# Gibbs measures and the Ising model

Jordan Bell
July 1, 2014

Let $\Lambda$ be a finite subset of $\mathbb{Z}^{2}$ and let $\Lambda^{\prime}=\mathbb{Z}^{2}\setminus\Lambda$. Let $\sigma^{\prime}\in\{-1,+1\}^{\Lambda^{\prime}}$, a fixed configuration of spins outside $\Lambda$. Let $\Omega=\{-1,+1\}^{\Lambda}$; $\Omega$ is the space of all configurations of spins on $\Lambda$. We define a Hamiltonian $H_{\Lambda}(\cdot|\sigma^{\prime}):\Omega\to\mathbb{R}$ (depending on the fixed external configuration $\sigma^{\prime}$) by

 $H_{\Lambda}(\sigma|\sigma^{\prime})=-\sum_{\stackrel{{\scriptstyle x,y\in% \Lambda}}{{|x-y|=1}}}\sigma(x)\sigma(y)-\sum_{\stackrel{{\scriptstyle x\in% \Lambda,y\in\Lambda^{\prime}}}{{|x-y|=1}}}\sigma(x)\sigma^{\prime}(y).$

$H_{\Lambda}(\cdot|\sigma^{\prime})$ gives the energy of a configuration $\sigma\in\Omega$, conditioned on the external configuration $\sigma^{\prime}$.

For a parameter $\beta>0$ (called the inverse temperature), we define the partition function by

 $Z(\beta,\Lambda,\sigma^{\prime})=\sum_{\sigma\in\Omega}\exp(-\beta H_{\Lambda}% (\sigma|\sigma^{\prime})).$

Then we define the Gibbs distribution for the configuration space $\Omega$, depending on the external configuration $\sigma^{\prime}$, by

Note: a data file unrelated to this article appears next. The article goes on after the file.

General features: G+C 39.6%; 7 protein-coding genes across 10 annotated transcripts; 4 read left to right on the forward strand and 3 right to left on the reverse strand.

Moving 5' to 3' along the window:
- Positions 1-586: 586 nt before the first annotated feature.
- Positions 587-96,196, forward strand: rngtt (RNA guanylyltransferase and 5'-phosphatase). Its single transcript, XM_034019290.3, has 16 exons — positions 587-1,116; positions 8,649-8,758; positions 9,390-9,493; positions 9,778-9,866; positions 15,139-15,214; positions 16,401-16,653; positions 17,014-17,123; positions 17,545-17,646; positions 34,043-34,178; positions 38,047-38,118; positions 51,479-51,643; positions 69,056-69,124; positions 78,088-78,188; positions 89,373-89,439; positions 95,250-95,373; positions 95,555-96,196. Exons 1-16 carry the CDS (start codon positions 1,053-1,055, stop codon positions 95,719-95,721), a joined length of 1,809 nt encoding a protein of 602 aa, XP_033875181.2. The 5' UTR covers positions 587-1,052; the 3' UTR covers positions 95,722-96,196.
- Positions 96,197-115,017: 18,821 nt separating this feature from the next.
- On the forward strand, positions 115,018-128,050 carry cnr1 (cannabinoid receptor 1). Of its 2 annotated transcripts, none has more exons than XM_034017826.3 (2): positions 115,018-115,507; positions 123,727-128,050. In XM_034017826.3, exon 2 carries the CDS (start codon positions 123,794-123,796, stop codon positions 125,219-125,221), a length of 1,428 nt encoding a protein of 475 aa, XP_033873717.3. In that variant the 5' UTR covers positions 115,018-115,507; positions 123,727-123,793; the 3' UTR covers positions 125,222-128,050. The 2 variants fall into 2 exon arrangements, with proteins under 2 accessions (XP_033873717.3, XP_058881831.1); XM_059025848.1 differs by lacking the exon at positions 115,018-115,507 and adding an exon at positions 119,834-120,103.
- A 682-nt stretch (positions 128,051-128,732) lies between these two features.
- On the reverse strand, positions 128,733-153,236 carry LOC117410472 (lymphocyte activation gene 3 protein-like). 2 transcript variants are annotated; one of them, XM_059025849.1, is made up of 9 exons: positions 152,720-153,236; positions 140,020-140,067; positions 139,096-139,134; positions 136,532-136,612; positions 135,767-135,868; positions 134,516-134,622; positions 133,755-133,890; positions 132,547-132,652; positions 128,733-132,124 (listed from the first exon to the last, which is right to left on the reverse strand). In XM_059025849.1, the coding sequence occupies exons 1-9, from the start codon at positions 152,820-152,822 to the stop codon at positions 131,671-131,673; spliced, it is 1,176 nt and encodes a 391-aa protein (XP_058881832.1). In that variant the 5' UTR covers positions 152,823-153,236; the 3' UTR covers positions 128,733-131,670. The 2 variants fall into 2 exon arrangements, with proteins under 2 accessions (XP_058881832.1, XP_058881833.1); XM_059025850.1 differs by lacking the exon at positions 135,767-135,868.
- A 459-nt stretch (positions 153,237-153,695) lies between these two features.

$P_{\beta,\Lambda}(\sigma|\sigma^{\prime})=\frac{1}{Z(\beta,\Lambda,\sigma^{% \prime})}\exp(-\beta H(\sigma|\sigma^{\prime})).$

The purpose of the partition function is to normalize the above expression to be a probability measure on the configuration space $\Omega$.

For example, let $\Lambda$ be a square of side length $3$ centred at the origin, and take $\sigma^{\prime}$ to be an external configuration of all negative spins. Define $\sigma\in\Omega$ by

 $\begin{array}[]{lll}\sigma(-1,1)=+1&\sigma(0,1)=+1&\sigma(1,1)=-1\\ \sigma(-1,0)=-1&\sigma(0,0)=+1&\sigma(1,0)=-1\\ \sigma(-1,-1)=-1&\sigma(0,-1)=-1&\sigma(1,-1)=+1.\end{array}$

We show this configuration in Figure 1. We calculate that the energy of this configuration is $H_{\Lambda}(\sigma|\sigma^{\prime})=0$. We can calculate the energy of this configuration in a different way, using line segments separating lattice points with different spins, as follows. For an $n\times n$ square, there are $2n(n+1)$ nearest neighbor interactions. Put a line segment between every two lattice points with different spins; let $B(\sigma|\sigma^{\prime})$ be the set of these line segments. We show this in Figure 2.

Generally, if $\Lambda$ is an $n\times n$ square then we have